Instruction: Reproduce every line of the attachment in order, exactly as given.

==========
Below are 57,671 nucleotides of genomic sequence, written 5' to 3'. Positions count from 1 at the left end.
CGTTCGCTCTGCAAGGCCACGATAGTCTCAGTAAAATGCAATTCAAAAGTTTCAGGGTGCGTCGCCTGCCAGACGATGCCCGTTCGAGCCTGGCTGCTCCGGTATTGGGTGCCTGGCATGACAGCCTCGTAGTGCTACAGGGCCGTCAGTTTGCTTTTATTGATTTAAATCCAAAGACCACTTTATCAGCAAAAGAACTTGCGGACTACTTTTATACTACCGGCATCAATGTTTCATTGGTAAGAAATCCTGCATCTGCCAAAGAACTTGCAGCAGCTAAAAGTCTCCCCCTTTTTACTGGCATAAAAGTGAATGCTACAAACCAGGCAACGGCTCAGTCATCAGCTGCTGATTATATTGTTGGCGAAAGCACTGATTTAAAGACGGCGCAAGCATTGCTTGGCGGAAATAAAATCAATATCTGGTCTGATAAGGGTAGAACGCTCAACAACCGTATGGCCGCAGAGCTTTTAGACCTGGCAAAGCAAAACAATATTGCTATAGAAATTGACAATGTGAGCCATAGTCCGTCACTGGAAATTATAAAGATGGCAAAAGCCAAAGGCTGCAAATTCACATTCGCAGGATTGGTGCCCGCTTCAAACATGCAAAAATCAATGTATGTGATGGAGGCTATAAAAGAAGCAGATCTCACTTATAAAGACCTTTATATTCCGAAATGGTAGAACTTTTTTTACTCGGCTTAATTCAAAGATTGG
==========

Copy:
Below are 57,671 nucleotides of genomic sequence, written 5' to 3'. Positions count from 1 at the left end.
CGTTCGCTCTGCAAGGCCACGATAGTCTCAGTAAAATGCAATTCAAAAGTTTCAGGGTGCGTCGCCTGCCAGACGATGCCCGTTCGAGCCTGGCTGCTCCGGTATTGGGTGCCTGGCATGACAGCCTCGTAGTGCTACAGGGCCGTCAGTTTGCTTTTATTGATTTAAATCCAAAGACCACTTTATCAGCAAAAGAACTTGCGGACTACTTTTATACTACCGGCATCAATGTTTCATTGGTAAGAAATCCTGCATCTGCCAAAGAACTTGCAGCAGCTAAAAGTCTCCCCCTTTTTACTGGCATAAAAGTGAATGCTACAAACCAGGCAACGGCTCAGTCATCAGCTGCTGATTATATTGTTGGCGAAAGCACTGATTTAAAGACGGCGCAAGCATTGCTTGGCGGAAATAAAATCAATATCTGGTCTGATAAGGGTAGAACGCTCAACAACCGTATGGCCGCAGAGCTTTTAGACCTGGCAAAGCAAAACAATATTGCTATAGAAATTGACAATGTGAGCCATAGTCCGTCACTGGAAATTATAAAGATGGCAAAAGCCAAAGGCTGCAAATTCACATTCGCAGGATTGGTGCCCGCTTCAAACATGCAAAAATCAATGTATGTGATGGAGGCTATAAAAGAAGCAGATCTCACTTATAAAGACCTTTATATTCCGAAATGGTAGAACTTTTTTTACTCGGCTTAATTCAAAGATTGG